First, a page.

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Deconstructing herding : evidence from pension fund investment behavior

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  • Raddatz, Claudio
  • Schmukler, Sergio L.

Abstract

Pension funds have been expected to invest in a wide range of securities and provide liquidity to domestic capital markets since they are the most sophisticated investors, with plenty of resources to gather private information and manage portfolios professionally. However, by analyzing unique, monthly asset-level data from the pioneer case of Chile, this paper shows that pension funds tend to herd. This is consistent with pension funds copying each other in their investment strategies as a way to extract information, boost returns, and reduce risk. The authors compute measures of herding across asset classes (equities, government bonds, and private sector bonds) and at different pension fund industry levels. The results show that pension funds herd more in assets for which they have less market information and when risk increases. Moreover, herding is more prevalent across funds that narrowly compete with each other, that is, when comparing funds of the same type across pension fund administrators. There is much less herding within pension fund administrators and across pension fund administrators as a whole. This herding pattern is consistent with incentives for managers to be close to industry benchmarks, which might be driven by both market forces and regulation.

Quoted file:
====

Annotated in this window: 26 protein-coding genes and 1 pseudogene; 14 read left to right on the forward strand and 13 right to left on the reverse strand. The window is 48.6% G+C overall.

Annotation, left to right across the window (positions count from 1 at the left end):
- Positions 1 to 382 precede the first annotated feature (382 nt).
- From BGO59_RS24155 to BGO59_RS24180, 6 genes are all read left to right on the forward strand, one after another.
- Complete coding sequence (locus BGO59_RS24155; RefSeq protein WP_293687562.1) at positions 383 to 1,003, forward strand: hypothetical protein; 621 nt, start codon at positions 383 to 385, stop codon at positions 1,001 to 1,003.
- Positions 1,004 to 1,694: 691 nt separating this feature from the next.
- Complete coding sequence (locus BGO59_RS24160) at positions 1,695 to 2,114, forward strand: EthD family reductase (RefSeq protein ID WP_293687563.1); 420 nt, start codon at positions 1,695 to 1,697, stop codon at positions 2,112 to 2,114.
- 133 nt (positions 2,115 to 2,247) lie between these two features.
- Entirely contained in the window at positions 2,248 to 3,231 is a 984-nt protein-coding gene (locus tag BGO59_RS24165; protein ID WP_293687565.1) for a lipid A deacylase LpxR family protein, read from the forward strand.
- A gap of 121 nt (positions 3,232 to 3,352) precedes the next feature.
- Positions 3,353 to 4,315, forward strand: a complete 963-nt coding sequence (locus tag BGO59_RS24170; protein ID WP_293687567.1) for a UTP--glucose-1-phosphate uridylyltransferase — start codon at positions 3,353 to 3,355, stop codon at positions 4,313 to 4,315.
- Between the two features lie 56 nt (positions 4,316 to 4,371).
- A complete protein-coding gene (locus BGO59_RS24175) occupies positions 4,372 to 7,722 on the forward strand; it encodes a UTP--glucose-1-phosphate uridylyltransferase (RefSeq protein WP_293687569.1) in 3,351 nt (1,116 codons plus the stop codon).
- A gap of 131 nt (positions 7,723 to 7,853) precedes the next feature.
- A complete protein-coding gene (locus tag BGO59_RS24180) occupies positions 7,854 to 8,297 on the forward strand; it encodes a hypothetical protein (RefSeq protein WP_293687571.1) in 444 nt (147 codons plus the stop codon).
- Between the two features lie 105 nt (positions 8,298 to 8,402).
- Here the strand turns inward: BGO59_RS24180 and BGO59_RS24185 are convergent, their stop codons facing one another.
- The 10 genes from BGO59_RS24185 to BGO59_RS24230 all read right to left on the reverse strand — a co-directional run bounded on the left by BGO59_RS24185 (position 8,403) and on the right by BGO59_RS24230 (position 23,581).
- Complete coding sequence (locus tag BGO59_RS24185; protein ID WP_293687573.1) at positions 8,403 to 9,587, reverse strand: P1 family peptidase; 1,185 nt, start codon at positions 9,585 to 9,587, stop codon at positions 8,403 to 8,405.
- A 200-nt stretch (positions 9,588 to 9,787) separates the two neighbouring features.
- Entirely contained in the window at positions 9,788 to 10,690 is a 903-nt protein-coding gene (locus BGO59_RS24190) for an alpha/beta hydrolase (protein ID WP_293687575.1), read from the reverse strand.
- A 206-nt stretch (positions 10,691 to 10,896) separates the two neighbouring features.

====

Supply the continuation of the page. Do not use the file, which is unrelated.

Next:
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Bibliographic Info

Paper provided by The World Bank in its series Policy Research Working Paper Series with number 5700.

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Date of creation: 01 Jun 2011
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Handle: RePEc:wbk:wbrwps:5700

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Keywords: Debt Markets; Mutual Funds; Emerging Markets; Investment and Investment Climate; Economic Theory&Research;

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Cited by:
  1. Opazo, Luis & Raddatz, Claudio & Schmukler, Sergio L., 2014. "Institutional investors and long-term investment : evidence from Chile," Policy Research Working Paper Series 6922, The World Bank.
  2. Didier, Tatiana & Schmukler, Sergio L., 2013. "Financial development in Latin America and the Caribbean : stylized facts and the road ahead," Policy Research Working Paper Series 6582, The World Bank.

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